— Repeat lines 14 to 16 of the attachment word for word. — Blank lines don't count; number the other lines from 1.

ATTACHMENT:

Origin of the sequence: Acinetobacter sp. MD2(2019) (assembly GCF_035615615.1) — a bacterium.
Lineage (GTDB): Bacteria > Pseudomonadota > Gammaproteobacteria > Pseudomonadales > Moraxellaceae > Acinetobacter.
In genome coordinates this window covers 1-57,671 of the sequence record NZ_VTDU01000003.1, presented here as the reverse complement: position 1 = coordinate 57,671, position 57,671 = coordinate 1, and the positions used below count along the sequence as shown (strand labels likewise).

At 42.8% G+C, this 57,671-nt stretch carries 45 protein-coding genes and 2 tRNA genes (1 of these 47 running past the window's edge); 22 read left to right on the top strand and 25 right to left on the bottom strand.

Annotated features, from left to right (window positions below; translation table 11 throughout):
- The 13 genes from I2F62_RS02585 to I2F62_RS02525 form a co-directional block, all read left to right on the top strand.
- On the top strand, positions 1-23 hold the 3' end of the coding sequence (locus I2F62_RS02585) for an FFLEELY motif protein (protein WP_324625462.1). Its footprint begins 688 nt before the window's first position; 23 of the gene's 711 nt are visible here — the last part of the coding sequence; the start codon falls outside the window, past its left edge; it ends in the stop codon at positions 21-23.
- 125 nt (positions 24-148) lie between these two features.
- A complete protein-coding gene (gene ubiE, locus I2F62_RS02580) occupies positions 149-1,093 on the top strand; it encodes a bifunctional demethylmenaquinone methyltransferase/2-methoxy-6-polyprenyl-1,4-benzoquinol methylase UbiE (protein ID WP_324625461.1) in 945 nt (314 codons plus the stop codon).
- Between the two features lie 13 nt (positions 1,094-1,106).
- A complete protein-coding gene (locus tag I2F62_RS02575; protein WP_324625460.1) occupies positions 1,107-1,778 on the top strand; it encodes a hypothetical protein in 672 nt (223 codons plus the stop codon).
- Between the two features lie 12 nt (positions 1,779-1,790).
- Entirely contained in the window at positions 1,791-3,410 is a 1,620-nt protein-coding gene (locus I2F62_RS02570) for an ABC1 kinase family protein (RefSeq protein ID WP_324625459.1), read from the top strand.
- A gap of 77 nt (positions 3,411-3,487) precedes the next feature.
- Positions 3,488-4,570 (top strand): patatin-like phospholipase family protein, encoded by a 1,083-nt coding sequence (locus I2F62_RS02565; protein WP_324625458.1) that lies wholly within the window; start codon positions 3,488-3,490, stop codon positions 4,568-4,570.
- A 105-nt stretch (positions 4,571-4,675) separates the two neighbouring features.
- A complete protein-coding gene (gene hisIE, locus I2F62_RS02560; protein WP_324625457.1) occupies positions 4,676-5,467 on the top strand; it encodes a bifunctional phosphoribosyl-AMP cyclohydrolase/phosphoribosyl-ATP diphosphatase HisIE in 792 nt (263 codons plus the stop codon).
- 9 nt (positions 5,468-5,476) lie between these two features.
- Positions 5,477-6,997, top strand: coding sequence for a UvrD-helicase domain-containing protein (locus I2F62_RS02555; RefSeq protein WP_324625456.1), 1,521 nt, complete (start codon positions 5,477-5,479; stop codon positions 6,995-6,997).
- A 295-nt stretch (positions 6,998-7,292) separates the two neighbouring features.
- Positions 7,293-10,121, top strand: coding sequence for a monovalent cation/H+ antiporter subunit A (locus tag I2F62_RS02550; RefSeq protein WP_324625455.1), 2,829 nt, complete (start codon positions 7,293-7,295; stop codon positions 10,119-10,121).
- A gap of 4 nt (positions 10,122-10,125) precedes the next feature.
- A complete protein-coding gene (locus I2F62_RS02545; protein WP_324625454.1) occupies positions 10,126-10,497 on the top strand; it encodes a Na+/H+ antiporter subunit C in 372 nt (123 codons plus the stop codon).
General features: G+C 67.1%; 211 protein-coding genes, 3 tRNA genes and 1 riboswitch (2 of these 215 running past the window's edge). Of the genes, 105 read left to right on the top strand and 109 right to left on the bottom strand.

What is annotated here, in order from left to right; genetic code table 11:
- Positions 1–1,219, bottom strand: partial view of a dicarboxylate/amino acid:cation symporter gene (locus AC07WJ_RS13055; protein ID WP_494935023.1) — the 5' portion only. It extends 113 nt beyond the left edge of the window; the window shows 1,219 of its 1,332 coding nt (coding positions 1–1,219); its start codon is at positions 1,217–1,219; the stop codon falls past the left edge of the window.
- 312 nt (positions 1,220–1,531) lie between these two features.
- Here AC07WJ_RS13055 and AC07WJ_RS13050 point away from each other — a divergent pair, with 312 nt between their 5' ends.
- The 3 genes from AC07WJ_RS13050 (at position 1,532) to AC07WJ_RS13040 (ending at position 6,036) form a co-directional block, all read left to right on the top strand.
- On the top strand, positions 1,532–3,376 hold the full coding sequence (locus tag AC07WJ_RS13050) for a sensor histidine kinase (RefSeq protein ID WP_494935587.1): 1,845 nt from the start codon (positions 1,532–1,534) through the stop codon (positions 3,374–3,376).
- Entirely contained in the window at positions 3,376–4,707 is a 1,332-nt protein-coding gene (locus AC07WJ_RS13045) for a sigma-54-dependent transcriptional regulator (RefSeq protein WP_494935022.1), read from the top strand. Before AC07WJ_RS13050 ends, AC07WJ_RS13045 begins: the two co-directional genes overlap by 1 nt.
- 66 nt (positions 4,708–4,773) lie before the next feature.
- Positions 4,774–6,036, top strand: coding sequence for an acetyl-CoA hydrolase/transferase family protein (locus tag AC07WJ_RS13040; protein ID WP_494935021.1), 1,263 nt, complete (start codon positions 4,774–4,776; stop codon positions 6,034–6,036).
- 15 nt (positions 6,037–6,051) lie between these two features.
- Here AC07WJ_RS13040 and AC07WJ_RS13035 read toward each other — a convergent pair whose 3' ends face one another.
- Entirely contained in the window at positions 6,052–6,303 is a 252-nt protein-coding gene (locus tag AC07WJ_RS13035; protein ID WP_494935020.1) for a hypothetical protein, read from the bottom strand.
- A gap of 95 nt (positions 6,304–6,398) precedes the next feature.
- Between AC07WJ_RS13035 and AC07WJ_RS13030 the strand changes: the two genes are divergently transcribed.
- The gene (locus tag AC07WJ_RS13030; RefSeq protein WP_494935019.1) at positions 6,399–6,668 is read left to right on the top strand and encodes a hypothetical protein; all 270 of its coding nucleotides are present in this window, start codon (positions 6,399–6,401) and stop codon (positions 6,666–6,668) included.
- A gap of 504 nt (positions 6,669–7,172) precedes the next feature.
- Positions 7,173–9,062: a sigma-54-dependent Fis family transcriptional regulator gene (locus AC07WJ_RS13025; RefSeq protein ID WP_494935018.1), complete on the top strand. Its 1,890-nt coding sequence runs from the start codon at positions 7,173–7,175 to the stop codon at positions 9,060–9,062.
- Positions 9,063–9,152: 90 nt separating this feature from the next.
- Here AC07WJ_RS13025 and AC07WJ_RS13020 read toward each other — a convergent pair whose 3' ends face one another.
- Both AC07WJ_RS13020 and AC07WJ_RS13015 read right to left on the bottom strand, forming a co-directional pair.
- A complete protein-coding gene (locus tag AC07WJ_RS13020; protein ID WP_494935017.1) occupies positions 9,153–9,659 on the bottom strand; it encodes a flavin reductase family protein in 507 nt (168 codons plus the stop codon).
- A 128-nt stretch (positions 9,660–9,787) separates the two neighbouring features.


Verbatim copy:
- A gap of 77 nt (positions 3,411-3,487) precedes the next feature.
- Positions 3,488-4,570 (top strand): patatin-like phospholipase family protein, encoded by a 1,083-nt coding sequence (locus I2F62_RS02565; protein WP_324625458.1) that lies wholly within the window; start codon positions 3,488-3,490, stop codon positions 4,568-4,570.
- A 105-nt stretch (positions 4,571-4,675) separates the two neighbouring features.